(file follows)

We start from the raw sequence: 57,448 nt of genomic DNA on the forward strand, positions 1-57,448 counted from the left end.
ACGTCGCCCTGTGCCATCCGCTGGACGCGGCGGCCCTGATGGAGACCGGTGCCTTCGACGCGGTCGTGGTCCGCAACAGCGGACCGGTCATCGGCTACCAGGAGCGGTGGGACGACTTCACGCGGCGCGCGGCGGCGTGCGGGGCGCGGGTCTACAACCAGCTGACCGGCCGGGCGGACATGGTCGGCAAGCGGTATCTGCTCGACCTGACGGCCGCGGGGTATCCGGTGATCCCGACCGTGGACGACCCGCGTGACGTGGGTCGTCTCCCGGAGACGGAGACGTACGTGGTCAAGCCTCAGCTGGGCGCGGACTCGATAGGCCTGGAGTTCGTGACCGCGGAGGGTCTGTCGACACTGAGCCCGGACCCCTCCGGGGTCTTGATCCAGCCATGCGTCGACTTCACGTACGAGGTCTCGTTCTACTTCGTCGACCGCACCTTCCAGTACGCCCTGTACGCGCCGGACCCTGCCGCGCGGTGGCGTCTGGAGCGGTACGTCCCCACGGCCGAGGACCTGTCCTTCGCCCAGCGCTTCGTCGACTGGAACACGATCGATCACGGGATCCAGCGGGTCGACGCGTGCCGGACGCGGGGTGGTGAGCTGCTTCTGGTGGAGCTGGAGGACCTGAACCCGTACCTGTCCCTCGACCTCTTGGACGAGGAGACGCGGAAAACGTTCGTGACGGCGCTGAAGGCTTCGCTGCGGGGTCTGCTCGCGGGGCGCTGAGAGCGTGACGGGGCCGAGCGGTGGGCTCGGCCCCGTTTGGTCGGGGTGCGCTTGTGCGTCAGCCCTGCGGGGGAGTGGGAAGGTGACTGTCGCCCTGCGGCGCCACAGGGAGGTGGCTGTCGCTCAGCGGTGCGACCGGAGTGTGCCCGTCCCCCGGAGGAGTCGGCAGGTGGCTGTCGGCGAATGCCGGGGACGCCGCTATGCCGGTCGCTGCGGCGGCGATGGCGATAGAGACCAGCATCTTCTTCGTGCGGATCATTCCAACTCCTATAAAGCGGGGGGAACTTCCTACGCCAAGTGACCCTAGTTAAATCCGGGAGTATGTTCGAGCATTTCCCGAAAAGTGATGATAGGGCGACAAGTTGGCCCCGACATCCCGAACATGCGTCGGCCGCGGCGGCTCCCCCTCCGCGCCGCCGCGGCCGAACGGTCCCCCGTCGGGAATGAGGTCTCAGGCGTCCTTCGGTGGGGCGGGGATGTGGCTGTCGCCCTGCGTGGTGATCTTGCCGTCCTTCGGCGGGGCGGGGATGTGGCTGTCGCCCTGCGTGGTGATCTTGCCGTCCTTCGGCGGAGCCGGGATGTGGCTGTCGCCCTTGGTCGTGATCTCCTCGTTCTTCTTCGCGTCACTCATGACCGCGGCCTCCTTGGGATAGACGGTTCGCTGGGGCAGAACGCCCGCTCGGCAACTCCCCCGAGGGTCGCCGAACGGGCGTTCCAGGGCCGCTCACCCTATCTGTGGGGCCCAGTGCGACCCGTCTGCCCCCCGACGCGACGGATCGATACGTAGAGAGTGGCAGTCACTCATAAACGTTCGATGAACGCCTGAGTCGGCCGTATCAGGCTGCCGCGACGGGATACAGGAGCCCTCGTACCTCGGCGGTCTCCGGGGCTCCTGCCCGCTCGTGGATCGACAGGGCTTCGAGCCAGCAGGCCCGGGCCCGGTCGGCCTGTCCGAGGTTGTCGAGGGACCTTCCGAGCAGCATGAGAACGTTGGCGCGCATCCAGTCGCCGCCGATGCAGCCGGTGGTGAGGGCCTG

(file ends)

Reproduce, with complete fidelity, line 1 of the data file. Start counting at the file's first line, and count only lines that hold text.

We start from the raw sequence: 57,448 nt of genomic DNA on the forward strand, positions 1-57,448 counted from the left end.